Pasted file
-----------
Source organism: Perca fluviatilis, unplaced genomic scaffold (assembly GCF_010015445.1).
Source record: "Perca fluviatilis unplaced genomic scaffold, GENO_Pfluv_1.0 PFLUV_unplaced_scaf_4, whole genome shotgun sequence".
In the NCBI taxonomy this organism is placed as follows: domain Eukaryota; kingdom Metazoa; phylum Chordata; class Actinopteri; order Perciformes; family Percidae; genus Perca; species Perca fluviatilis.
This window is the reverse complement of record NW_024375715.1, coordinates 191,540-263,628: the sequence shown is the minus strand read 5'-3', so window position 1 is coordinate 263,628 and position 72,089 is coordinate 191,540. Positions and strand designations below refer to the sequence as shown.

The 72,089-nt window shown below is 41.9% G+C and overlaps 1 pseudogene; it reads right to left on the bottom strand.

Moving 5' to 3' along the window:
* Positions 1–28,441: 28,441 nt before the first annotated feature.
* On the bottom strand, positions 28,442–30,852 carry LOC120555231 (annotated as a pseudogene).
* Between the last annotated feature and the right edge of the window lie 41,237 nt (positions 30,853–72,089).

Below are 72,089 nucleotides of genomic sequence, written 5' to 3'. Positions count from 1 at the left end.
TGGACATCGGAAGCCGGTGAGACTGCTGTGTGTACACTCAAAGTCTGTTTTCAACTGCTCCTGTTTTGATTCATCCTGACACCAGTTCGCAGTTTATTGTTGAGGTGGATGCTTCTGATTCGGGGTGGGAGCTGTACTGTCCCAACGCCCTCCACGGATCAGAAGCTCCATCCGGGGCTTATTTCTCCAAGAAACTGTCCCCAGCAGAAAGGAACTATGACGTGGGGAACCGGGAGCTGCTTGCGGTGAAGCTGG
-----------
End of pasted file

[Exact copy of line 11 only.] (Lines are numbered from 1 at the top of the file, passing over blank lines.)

TGGACATCGGAAGCCGGTGAGACTGCTGTGTGTACACTCAAAGTCTGTTTTCAACTGCTCCTGTTTTGATTCATCCTGACACCAGTTCGCAGTTTATTGTTGAGGTGGATGCTTCTGATTCGGGGTGGGAGCTGTACTGTCCCAACGCCCTCCACGGATCAGAAGCTCCATCCGGGGCTTATTTCTCCAAGAAACTGTCCCCAGCAGAAAGGAACTATGACGTGGGGAACCGGGAGCTGCTTGCGGTGAAGCTGG